As a dear friend of mine said: If you spend all your time quoting the Old testament, you are not a Christian, you're a Jew. (As she is self described: 'Jewliscious' and has a degree in Hebrew studies, I'll defer to her expertise)

I am but a godless atheist, but even I am familiar enough with the bible to see that the vast majority of the vocal, government affecting Christians are anything but following the teachings of Christ. And I'll not even begin to discuss the idolatry of flag and/ or Ten Commandment statue worship
posted by quin at 1:01 PM on September 6, 2006


Meanwhile, this church and state thing... started as, and only until very recently and in America specfically, meant protecting church from state, not the other way around.

Same difference, is it not?
posted by zennie at 1:17 PM on September 6, 2006


Meanwhile, this church and state thing... started as, and only until very recently and in America specfically, meant protecting church from state, not the other way around.
Not quite. It meant protecting smaller churches from bigger churches who could more effectively leverage the state. Think about that for a few moments.
posted by verb at 1:22 PM on September 6, 2006


This clinches it. Let's forget about democracy all together. It isn't working. Theocracy will be much better. Then we can have those fun wars over how many angels dance on the head of a pin.

ideology that uses exclusionary practices.

Ultimately every religion uses exclusionary practices. Right?
posted by tkchrist at 1:23 PM on September 6, 2006


Not universalist religions, by definition.
posted by sonofsamiam at 1:28 PM on September 6, 2006


Ultimately every religion uses exclusionary practices. Right?
I guess it depends on how you define it. If a religion is defined as, 'people who believe X,' then by definition people who do not believe X are excluded. That's no more menacing IMO than the 'exclusionary practices' of physical locations, or fan clubs.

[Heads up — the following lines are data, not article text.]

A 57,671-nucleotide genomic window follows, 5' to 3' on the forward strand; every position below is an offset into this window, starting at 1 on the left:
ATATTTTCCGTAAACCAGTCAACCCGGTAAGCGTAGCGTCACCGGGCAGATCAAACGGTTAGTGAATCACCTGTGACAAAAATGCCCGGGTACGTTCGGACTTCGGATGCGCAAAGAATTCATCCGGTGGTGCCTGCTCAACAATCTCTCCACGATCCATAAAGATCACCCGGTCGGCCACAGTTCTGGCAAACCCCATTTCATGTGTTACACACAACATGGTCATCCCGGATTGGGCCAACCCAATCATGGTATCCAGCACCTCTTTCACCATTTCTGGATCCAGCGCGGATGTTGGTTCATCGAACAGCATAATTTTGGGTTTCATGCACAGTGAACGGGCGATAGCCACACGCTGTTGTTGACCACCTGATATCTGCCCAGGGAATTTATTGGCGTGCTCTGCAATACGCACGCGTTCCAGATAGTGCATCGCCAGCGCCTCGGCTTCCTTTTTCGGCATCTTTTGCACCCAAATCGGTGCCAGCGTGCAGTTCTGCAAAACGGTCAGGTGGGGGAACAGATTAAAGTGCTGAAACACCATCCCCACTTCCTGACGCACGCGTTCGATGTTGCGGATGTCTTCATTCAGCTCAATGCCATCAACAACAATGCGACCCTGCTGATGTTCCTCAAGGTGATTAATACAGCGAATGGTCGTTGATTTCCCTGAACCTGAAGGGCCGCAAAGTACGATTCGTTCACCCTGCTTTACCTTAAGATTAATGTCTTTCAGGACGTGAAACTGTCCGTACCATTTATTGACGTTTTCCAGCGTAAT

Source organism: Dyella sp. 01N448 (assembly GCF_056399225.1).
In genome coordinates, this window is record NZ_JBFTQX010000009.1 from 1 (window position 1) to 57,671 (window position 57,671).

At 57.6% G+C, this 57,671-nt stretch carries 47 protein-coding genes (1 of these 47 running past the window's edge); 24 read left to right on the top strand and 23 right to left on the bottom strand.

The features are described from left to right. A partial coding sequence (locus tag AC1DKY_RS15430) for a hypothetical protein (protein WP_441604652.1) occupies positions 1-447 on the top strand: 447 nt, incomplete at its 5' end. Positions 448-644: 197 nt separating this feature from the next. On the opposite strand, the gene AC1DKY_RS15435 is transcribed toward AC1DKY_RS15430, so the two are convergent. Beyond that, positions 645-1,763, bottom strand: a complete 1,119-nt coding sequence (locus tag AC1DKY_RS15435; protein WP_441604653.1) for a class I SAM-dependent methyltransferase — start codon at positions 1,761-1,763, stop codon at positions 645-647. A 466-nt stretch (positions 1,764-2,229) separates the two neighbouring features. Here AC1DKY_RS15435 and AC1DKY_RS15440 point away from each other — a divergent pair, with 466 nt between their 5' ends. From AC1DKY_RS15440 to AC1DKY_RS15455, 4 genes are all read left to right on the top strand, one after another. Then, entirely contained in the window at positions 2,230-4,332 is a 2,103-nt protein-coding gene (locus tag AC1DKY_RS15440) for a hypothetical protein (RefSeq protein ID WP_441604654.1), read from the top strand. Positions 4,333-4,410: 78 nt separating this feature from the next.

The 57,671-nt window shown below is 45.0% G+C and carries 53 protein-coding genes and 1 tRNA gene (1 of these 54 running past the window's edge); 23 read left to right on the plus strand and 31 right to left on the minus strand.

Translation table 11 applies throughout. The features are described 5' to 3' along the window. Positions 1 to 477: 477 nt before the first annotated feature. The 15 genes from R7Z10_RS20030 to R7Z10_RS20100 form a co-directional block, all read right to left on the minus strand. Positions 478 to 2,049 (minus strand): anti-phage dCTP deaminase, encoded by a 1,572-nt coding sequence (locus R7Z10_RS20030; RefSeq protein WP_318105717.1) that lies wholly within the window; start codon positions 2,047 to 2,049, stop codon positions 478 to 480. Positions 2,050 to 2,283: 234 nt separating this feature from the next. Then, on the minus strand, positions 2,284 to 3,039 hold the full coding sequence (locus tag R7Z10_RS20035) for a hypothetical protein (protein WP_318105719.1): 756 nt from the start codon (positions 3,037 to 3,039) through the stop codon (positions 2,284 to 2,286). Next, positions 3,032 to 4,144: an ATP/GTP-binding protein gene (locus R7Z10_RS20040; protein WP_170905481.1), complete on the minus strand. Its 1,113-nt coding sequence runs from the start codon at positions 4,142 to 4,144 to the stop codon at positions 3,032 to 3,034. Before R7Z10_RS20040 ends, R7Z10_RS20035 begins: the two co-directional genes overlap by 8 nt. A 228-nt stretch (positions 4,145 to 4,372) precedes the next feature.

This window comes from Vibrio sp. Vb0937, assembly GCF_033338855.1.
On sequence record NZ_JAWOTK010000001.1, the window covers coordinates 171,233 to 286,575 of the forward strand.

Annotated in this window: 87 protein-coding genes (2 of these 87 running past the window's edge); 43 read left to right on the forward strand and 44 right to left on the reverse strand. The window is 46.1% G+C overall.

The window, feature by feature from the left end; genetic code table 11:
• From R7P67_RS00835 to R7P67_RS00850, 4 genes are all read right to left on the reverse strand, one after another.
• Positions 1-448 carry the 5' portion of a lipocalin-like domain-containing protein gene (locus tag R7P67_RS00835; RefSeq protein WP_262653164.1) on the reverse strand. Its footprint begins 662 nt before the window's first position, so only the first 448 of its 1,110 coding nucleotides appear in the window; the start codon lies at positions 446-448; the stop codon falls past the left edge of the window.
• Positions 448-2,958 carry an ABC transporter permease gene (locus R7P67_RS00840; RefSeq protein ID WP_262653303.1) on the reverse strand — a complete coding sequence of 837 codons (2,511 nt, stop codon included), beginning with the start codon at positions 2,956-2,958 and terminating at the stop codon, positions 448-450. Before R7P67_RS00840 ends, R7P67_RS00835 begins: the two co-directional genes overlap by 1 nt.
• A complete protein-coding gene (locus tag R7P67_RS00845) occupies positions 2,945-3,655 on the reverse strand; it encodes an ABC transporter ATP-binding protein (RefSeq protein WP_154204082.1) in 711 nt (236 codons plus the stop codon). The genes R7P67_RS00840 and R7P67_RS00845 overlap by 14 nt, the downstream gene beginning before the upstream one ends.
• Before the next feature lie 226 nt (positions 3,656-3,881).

The danger comes when they decide they want to use that exclusive belief set as the basis for excluding individuals from other matters. Government positions, public events, civil decision-making processes, etc...
posted by verb at 1:54 PM on September 6, 2006


As an atheist, I get annoyed any time I hear politicians talk so self-aggrandizingly about their "faith" (think Holy Joe Lieberman telling us about what he and Haddassa did last Friday night). Then again, I get annoyed when they run around kissing babies and going to Chamber of Commerce pancake breakfasts too.

Americans tend to be very tied to their religion. Politicians who I think are worth electing will either have no problem with this, or they'll have to jump through a few extra hoops in order to fit the bill. But take a step back and realize that this is only one among many things a person has to do in order to be deemed acceptable for national office (being straight, white, male, and married being a few other notable traits, with notable exceptions of course, but really not that many if you think about it).

But as powerful a force as religion is in American public life, it's also been pretty thoroughly co-opted by capitalism, to the extent that it's as easy to do a "let's talk about my faith" photo/video-op as it is to put an American flag lapel pin on.

Shorter: It's politics son, and for religious folks not to realize how they're poisoning their own well by cozying up to politicians and lobbyists is the height of ignorance. I expect a Democratic majority in the House will have a lot to do with this come November, when government is no longer a "friend" to the religious right, but like those Halcyon Clinton daze, the enemy yet again, Waco and Ruby Ridge and black helicopters oh my.
posted by bardic at 1:55 PM on September 6, 2006


It's politics son, and for religious folks not to realize how they're poisoning their own well by cozying up to politicians and lobbyists is the height of ignorance.
Well put. Francis Schaeffer, while annoyingly cozy with the folks who foisted the 'Christian Nation' pap on us, noted that a legitimate religious belief system would rarely align perfectly with any given political party, and that it probably should not.
posted by verb at 2:07 PM on September 6, 2006


SBMike:

> You mention education as being previously filled with religious teaching
> and religious ritual, but this seems farfetched to me.